Friday, August 15, 2008


I turned 65 in December and have been thinking that I ought to make some changes in my life.

So I joined the Y and hired a personal trainer, a very nice and encouraging young woman.

And I have taken a couple of classes at The Loft, which is a local center devoted to writing. My idea has been to go into these classes as a beginner, without dragging my history as a writer along, and see what happens. Maybe I will discover new things about myself.

The first class was on poetry. I wrote more poetry than I usually do, and at least one poem that was not my usual kind of work.

The second class was on overcoming "Writer's Resistance." I took it partly because it was at a good time for me, and partly because I don't think I write enough. I wouldn't call it writer's block. It's more like writer's sluggishness. I suspect the main cause is working 30+ hours a week.

But I also suspect there are other reasons why I drag my heels when it comes to writing. So the class seemed like a good idea.

I found it very hard to follow through on the teacher's good suggestions, and I'm still trying. She feels that making commitments and keeping them is really important. Tell yourself that you will write at least 15 minutes every day and then do it, come rain or shine. Make the commitment small and manageable, rather than large and scary. You can do extra, if you want to. But always do the 10 or 15 minutes you said you would do.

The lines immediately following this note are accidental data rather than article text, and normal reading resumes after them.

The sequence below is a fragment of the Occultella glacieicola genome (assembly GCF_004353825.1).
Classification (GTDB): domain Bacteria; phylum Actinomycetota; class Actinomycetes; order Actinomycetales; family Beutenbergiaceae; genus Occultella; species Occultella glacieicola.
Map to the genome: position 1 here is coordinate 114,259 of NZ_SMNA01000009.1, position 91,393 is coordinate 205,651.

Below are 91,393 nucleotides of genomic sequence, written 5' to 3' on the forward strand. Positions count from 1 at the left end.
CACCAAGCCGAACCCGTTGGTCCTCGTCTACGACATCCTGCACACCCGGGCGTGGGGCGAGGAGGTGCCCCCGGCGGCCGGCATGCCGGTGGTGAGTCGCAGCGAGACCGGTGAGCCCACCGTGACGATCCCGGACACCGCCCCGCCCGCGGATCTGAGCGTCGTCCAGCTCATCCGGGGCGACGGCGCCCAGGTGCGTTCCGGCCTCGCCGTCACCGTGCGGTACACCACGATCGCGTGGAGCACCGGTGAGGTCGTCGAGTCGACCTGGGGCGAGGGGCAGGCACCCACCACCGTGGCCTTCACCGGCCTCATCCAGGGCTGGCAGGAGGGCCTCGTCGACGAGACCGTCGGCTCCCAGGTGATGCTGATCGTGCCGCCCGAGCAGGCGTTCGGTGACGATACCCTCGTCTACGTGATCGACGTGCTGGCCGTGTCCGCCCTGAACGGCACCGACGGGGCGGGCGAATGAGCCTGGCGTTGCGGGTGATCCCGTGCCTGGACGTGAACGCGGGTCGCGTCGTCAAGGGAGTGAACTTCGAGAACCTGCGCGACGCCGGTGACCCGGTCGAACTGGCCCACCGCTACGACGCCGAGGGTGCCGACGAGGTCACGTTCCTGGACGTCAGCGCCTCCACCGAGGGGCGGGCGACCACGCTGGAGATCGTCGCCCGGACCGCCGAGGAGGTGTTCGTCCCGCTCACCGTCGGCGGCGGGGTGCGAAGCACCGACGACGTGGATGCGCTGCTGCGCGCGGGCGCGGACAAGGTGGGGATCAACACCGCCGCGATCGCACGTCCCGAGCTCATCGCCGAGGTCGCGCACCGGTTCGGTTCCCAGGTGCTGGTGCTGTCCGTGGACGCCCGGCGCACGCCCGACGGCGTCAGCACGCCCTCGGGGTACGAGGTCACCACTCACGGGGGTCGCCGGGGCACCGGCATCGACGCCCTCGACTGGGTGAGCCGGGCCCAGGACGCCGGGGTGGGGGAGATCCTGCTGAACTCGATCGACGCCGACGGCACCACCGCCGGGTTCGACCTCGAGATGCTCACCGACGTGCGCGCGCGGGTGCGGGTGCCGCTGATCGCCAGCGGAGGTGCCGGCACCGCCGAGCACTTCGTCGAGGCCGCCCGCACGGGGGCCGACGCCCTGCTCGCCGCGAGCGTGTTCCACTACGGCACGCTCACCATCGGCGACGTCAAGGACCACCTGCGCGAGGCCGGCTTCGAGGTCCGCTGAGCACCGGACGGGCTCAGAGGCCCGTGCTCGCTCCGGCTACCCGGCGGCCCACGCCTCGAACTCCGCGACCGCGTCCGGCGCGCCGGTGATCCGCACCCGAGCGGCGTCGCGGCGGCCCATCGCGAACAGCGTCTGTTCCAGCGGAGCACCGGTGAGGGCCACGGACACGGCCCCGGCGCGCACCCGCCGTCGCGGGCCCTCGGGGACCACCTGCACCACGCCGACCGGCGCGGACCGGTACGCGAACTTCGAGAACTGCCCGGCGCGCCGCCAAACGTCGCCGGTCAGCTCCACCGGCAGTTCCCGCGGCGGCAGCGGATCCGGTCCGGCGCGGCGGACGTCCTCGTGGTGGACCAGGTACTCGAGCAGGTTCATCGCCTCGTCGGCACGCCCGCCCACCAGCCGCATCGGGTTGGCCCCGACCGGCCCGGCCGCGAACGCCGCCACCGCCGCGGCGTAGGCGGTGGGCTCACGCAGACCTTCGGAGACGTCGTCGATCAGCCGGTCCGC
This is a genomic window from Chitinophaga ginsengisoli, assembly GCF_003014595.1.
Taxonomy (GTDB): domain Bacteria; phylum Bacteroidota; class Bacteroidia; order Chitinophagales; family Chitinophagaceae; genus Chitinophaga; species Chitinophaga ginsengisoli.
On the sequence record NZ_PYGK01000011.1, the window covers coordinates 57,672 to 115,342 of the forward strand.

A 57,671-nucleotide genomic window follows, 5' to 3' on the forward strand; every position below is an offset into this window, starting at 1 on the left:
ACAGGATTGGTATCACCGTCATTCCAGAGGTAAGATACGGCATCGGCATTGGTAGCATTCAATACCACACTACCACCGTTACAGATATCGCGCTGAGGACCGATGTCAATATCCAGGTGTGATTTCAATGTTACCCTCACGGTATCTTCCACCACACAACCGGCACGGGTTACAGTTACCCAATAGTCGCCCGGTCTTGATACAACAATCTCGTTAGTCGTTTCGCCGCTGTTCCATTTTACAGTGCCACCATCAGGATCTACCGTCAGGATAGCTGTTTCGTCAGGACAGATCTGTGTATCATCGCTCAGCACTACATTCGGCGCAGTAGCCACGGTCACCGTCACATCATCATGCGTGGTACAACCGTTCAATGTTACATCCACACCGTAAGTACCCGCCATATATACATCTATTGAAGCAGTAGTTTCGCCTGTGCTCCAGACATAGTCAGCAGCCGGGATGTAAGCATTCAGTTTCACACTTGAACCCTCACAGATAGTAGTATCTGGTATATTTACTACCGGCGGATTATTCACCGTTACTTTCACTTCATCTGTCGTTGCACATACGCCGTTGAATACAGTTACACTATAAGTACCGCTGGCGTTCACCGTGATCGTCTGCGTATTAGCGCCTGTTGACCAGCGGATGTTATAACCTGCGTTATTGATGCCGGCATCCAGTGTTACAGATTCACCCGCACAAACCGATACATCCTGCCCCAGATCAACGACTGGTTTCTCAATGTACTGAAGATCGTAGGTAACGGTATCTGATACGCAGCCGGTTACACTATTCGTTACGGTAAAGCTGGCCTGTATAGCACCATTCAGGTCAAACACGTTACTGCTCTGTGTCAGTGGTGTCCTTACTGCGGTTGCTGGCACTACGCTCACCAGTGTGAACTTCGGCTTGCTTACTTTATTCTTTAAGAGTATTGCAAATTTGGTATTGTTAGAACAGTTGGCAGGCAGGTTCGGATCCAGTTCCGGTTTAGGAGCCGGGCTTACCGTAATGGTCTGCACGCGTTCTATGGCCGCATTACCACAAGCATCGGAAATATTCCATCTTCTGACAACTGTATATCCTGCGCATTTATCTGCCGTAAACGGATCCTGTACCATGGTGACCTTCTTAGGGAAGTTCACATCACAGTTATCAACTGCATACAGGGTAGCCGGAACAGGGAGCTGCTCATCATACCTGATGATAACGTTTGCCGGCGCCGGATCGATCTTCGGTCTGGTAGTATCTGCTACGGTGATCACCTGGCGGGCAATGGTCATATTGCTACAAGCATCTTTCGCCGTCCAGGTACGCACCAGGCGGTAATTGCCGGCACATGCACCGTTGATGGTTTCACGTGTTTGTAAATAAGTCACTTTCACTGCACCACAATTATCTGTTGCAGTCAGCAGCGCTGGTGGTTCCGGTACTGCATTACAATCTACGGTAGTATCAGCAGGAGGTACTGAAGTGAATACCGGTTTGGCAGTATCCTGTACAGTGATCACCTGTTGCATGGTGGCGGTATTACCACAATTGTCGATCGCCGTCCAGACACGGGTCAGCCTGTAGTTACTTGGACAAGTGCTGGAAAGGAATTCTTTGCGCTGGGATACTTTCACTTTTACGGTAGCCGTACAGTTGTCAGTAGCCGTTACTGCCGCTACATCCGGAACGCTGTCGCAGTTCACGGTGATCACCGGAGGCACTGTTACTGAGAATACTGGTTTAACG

Doing the writing, which she calls product, is not easy. I'm writing a fair amount right now, but not according to the pattern I have committed to, as part of the class. I seem to be deliberately not following the teacher's suggestion. "Here's a story, but -- hah! -- I did it without following the rules."

Even harder are the other commitments she suggested: time spent at 'process,' work done playfully, with no intention of getting any kind of product; and time spent at 'destruction,' which she suggested might be cleaning, getting rid of clutter, or pulling weeds in the garden.

I don't have a garden, but I certainly have plenty of files that could be gone through, both paper and electronic. Boy, is it hard for me to spend even 10 or 15 minutes clearing that stuff out.

'Process' is a problem for me, because I am not playful.

Her final commitment is 'self-care,' and this is easy right now, because I am going to the Y.

I think she is on to something, so I am trying to keep a list of what I'm doing every day in the way of self-care, process, product and destruction, aka cleaning. None of it is easy, but I am ending with a cleaner home. Though I am still avoiding the files.


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